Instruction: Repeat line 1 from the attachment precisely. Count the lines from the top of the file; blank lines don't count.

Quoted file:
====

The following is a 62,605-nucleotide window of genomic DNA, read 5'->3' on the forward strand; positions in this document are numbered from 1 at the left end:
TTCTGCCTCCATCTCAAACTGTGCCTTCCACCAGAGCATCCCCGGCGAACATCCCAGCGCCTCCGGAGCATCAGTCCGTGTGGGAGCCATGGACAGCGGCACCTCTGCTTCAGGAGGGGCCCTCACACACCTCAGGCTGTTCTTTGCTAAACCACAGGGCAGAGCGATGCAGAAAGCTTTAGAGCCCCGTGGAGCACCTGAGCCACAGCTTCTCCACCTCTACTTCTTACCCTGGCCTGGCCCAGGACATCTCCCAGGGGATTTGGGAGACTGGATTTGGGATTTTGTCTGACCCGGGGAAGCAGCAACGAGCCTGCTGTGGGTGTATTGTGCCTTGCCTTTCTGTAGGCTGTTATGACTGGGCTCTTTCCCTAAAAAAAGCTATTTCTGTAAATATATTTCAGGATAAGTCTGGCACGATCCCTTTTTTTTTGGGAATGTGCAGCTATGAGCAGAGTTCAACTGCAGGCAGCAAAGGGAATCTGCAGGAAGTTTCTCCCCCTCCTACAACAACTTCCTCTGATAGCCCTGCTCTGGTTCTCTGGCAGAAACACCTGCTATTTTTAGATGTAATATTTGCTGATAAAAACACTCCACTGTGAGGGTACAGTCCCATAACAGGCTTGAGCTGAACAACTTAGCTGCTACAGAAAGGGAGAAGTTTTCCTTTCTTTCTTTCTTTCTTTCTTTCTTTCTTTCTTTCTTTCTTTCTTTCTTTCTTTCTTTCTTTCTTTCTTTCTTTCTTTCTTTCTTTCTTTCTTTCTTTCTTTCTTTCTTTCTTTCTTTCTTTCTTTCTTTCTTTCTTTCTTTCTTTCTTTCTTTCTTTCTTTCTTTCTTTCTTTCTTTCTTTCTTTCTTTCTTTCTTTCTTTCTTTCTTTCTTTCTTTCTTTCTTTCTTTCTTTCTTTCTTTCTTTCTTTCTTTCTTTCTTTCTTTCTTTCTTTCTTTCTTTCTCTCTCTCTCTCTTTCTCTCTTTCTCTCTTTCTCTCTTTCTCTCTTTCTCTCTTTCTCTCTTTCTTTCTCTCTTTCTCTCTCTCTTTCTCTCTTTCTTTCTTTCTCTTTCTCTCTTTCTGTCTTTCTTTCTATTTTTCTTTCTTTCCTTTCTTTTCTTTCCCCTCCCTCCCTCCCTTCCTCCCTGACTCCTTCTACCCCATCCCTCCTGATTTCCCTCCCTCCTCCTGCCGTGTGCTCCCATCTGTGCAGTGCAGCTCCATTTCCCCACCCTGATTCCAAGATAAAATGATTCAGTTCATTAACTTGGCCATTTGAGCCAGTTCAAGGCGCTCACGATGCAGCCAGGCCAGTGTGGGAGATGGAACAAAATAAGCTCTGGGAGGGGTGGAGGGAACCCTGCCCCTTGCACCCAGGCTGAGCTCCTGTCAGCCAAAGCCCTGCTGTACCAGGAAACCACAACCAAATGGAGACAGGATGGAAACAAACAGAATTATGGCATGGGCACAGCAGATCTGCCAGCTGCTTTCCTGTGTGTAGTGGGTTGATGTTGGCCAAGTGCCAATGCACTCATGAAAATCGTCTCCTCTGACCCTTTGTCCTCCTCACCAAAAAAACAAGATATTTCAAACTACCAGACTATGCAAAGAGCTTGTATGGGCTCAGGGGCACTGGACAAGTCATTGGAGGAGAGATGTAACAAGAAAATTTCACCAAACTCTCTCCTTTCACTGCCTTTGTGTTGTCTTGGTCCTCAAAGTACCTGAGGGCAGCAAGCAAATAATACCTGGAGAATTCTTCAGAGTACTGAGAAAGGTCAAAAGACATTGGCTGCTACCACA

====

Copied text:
The following is a 62,605-nucleotide window of genomic DNA, read 5'->3' on the forward strand; positions in this document are numbered from 1 at the left end: